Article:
Hossain v. Rauscher Pierce Refsnes, Inc.

Decision Date09 April 1999
Docket NumberNo. 97-1380-JTM.,97-1380-JTM.
Citation46 F.Supp.2d 1164
PartiesMohammed Shafayet HOSSAIN, Plaintiff, v. RAUSCHER PIERCE REFSNES, INC., d/b/a Clearing Service; and Regional Operations Group, Inc., Defendants.
CourtU.S. District Court — District of Kansas

Akexander B. Mitchell, II, Klenda, Mitchell Austerman & Zuercher, L.L.C., Wichita, KS, for plaintiff.

John W. Shaw, Matthew V. Bartle, Jeffrey A. Ziesman, Berkowitz, Feldmiller, Stanton, Brandt, Williams & Stueve, LLP, Kansas, MO, for defendants.

MEMORANDUM AND ORDER

MARTEN, District Judge.

Mohammad Shafayet Hossain sued Rauscher Pierce Refsnes, Inc. (RPR) and Regional Operations Group, Inc. (ROG) seeking to recover funds defendants allegedly withdrew from the plaintiff's account without his permission. In Count 1 of his complaint, plaintiff contends he was a third-party beneficiary to a clearing agreement between defendants and Primeline Securities, the introducing broker. In Count 2 plaintiff contends defendants were bailees who, without either authority or his consent, negligently allowed plaintiff's funds to be deposited into an account other than his own and electronically wired to others. Defendants move for judgment on the pleadings with respect to Count I and summary judgment with respect to Count II.

Both parties have included, along with their pleadings, other materials such as a copy of the disputed contract, various affidavits, and other documents. Fed. R.Civ.P. Rule 12(c) states:

If, on a motion for judgment on the pleadings, matters outside the pleadings are presented to and not excluded by the court, the motion shall be treated as one for summary judgment and disposed of as provided in Rule 56, and all parties shall be given reasonable opportunity to present all material made pertinent to such a motion by Rule 56.

Accordingly, the court will treat both motions as motions for summary judgment.

I. Standard for Summary Judgment

Summary judgment is appropriate if the pleadings, depositions, answers to interrogatories and admissions on file, together with affidavits, show that there is no genuine issue as to any material fact and the moving party is entitled to judgment as a matter of law. Fed.R.Civ.P. 56(c). The moving party has the initial burden to show that there is an absence of evidence to support the non-moving party's case. Celotex Corp. v. Catrett, 477 U.S. 317, 325, 106 S.Ct. 2548, 91 L.Ed.2d 265 (1986).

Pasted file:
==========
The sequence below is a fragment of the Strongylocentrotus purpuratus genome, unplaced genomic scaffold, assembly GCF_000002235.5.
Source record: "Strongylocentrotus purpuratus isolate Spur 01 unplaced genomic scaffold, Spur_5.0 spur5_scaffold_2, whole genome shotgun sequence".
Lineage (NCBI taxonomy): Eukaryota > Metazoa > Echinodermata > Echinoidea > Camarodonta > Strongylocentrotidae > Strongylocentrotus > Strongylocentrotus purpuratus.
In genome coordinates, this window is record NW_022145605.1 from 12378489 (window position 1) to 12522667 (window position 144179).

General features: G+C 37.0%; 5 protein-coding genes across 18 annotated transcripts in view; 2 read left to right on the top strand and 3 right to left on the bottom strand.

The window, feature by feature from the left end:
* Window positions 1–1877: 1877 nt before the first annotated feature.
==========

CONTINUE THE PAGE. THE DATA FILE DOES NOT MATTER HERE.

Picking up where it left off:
Once the moving party has made this initial showing, the burden shifts to the non-moving party to designate specific facts showing there is a genuine issue for trial. Celotex, 477 U.S. at 324, 106 S.Ct. 2548. A party may not simply rely on the allegations of its pleadings, but must present evidence that establishes the existence of a genuine issue of material fact. Panis v. Mission Hills Bank, N.A., 60 F.3d 1486, 1490 (10th Cir.1995), cert. denied, 516 U.S. 1160, 116 S.Ct. 1045, 134 L.Ed.2d 192 (1996). The non-moving party's evidence is to be believed; all justifiable inferences are to be drawn in its favor; and its non-conclusory version of any disputed facts is assumed to be correct. Multistate Legal Studies, Inc. v. Harcourt Brace Jovanovich Legal Publ., Inc., 63 F.3d 1540, 1545 (10th Cir.1995), cert. denied, 516 U.S. 1044, 116 S.Ct. 702, 133 L.Ed.2d 659 (1996).

II. Facts

Plaintiff was a customer of Primeline Securities Corp., a securities broker dealer. On or about September 7, 1995, the defendants and Primeline entered into a "Fully Disclosed Clearing Agreement". Under the agreement, the defendants were to perform cashiering and various trade clearing functions for Primeline and its customers, including maintenance of customer accounts.

Section 10.8 of the clearing agreement provides as follows:

The imposition or allocation of any burden or duty on or to one or the other party by this Agreement does not and is not intended to impose or create any burden, right or duty in favor of or for the benefit of any person or entity not a party to this Agreement.

Between March 25, 1996 and February 17, 1997, plaintiff wrote checks totaling $151,000 payable to RPR, and delivered them to Primeline. Primeline then forwarded the checks to the defendants, who, at Primeline's direction, deposited the checks into an account in the name of "Nasir Siddiqi and Mohammad Hossaria," effectively converting plaintiff's funds to the use and benefit of Primeline. The plaintiff claims he has never used either name as an alias. Ultimately, Primeline was in bankruptcy, plaintiff discovered the loss of his funds, and brought this action seeking to recover from defendants. Additional facts are discussed as necessary in the analysis.

III. Analysis
A. Choice of Law

Section 10.1 of the agreement contains a choice of law provision which states:

This agreement shall be governed by and construed in accordance with the laws applicable to contracts made and to be performed within the State of New York.